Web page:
There are also all sorts of other things you can do with it. For instance, you can take home movies that you've got and photos you took on the same trip or with the same event and go ahead and splice them all together, creating say 10-minute video but also showing some of your favorite photos of that event in the same video. So give cutaways a try in your next iMovie project. Until next time, this is Gary Rosenzweig with MacMost Now.

Comments: 20 Responses to “MacMost Now 238: Adding Cut-Aways In iMovie 09”

    Aaron
    6/28/09 @ 1:52 pm

    Hi Gary,

    Thanks for the video tutorials. I was wondering if there is a way to do a cutaway with video on video in iMovie. For instance, can I have some footage speak over some other footage I have?

    Thanks for your help,

    Aaron

      6/28/09 @ 3:03 pm

      You can’t do video on video cut-aways in iMovie. But you can add audio over video.

    Mauro
    12/4/09 @ 2:54 am

    Hi Gary,

    Thanks for your tutorials they are very useful as I am a newbie to Mac. I took some video of some school plays with two different cameras. I’d like to use one as the main footage and cutaway to video (close-ups) from the other whilst still using the sound from the first. Is this possible?

      12/4/09 @ 6:57 am

      Absolutely. Just bring all your video into iMovie and use cutaways like this to do it.

    Irina Netchaev
    3/19/10 @ 8:06 am

    Gary, thanks so much!!! This was soooo easy and exactly the tutorial I was looking for. Truly appreciated!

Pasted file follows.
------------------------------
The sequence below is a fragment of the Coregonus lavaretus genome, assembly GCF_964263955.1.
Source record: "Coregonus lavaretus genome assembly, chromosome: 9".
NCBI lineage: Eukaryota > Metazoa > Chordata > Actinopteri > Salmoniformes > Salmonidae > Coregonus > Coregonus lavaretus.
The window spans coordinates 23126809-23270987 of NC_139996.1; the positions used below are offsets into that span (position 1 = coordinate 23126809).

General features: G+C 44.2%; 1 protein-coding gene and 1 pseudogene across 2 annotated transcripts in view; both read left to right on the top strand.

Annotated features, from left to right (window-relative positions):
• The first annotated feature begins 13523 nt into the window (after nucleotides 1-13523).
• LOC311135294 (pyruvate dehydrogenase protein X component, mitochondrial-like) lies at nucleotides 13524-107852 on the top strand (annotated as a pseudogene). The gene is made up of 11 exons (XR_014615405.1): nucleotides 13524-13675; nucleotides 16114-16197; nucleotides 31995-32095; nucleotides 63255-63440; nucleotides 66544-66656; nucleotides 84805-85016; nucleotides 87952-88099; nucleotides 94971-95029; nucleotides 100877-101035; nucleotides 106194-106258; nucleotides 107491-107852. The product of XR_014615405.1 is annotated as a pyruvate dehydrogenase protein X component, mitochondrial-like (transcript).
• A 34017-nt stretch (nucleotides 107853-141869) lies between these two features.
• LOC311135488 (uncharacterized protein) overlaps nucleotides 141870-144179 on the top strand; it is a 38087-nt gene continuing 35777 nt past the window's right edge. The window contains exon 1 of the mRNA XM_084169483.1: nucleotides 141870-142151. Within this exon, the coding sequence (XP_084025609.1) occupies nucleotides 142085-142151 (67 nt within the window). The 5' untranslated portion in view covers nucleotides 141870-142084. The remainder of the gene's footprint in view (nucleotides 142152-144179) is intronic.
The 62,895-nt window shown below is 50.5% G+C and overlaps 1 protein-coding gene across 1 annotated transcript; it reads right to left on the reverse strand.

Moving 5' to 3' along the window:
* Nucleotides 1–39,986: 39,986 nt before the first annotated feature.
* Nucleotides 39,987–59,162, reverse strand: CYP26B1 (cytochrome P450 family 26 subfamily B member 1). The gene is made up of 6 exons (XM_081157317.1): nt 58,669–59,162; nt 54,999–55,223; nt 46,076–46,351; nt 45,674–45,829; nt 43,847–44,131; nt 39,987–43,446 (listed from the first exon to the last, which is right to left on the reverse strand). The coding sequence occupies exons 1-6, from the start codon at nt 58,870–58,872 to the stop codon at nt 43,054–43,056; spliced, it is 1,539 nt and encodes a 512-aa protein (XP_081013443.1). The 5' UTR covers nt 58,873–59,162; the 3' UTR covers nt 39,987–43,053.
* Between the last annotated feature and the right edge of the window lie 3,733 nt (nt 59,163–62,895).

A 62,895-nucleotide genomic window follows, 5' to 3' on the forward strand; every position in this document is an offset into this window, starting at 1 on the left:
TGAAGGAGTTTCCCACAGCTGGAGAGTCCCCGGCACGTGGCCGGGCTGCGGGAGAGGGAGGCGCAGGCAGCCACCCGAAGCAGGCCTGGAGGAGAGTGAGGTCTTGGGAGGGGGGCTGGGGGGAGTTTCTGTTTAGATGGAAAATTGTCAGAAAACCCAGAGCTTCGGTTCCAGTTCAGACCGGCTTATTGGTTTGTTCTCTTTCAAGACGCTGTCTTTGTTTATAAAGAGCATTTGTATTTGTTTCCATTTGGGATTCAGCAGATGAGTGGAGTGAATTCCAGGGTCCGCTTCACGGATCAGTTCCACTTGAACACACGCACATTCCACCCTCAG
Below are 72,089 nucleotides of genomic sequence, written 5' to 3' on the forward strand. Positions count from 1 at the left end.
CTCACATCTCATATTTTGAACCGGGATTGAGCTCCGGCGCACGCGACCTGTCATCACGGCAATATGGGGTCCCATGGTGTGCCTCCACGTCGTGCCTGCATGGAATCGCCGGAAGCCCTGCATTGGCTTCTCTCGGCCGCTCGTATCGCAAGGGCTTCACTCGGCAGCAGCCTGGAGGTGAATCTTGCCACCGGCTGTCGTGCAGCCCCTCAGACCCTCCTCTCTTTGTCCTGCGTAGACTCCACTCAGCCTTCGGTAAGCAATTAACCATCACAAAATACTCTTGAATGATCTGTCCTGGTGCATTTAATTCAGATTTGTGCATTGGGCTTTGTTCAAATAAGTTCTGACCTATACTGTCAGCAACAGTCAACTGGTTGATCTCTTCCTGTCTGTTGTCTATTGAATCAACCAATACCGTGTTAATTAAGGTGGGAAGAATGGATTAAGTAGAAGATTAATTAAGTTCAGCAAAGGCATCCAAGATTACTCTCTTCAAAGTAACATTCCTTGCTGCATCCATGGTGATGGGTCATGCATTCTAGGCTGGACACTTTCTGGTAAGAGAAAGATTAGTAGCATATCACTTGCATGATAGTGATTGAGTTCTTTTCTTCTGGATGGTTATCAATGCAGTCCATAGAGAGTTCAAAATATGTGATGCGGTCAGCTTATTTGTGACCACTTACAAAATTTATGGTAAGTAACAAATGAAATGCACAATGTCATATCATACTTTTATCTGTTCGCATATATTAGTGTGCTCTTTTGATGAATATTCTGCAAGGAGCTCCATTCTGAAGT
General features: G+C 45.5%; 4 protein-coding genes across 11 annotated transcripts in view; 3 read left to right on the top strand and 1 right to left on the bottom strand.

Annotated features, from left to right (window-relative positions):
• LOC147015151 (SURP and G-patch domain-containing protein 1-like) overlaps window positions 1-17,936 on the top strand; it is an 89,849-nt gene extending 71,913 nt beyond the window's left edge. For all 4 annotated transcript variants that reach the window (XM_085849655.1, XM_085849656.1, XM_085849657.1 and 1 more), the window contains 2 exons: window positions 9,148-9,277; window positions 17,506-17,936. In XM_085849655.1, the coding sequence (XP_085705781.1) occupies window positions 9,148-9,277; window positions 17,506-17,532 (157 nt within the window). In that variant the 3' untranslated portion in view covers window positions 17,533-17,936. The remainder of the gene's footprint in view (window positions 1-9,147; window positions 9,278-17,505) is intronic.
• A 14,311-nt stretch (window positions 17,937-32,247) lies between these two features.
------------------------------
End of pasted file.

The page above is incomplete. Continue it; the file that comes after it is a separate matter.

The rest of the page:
Andi Watson
    6/10/10 @ 4:44 am

    Gary, this tutorial is much appreciated! I’m a photographer and was having real problems with my video blogs talking about the photos I take. . .but this is a big help!

    lynnguppy
    11/7/10 @ 8:10 pm

    Thank you!!! This was **way** more helpful than the built-in Apple Help topics!

    Moamusic
    12/31/10 @ 9:01 pm

    hi Gary you say to Aaron that you can’t do video on video cutaways,, and yet thats what Mauro seems to be wanting to do and you say it can be done ?

      12/31/10 @ 9:20 pm

      I’m not sure. That comment was from a long time ago. I’m not sure what I was referring to. You definitely can do video-over-video cutaways, at least in iMovie 11.

    ratboyy
    3/7/11 @ 11:58 am

    Very helpful video. Thanks.

    wj
    3/23/11 @ 3:03 pm

    Thanks–this was helpful Will refer it to my students

    Kim
    8/28/11 @ 6:13 am

    Hi Gary! Like everyone else on here I find your tutorials immensely helpful, easy to follow and to the point, so first of all: Thanks!

    My question has to do with the fact that the precision editing option, as well as the possibility of using transitions disappear when I use cutaway instead of ‘normal’ editing. Is there any way to work around this? I’ve tried several ways to create a ‘cutaway effect’ using ‘normal’ editing, but every time I run into problems keeping the audio synced to original video when I cut back to it after an inserted picture:( Any and all tips greatly appreciated!

    Thanks,

    Kim

      8/28/11 @ 7:08 am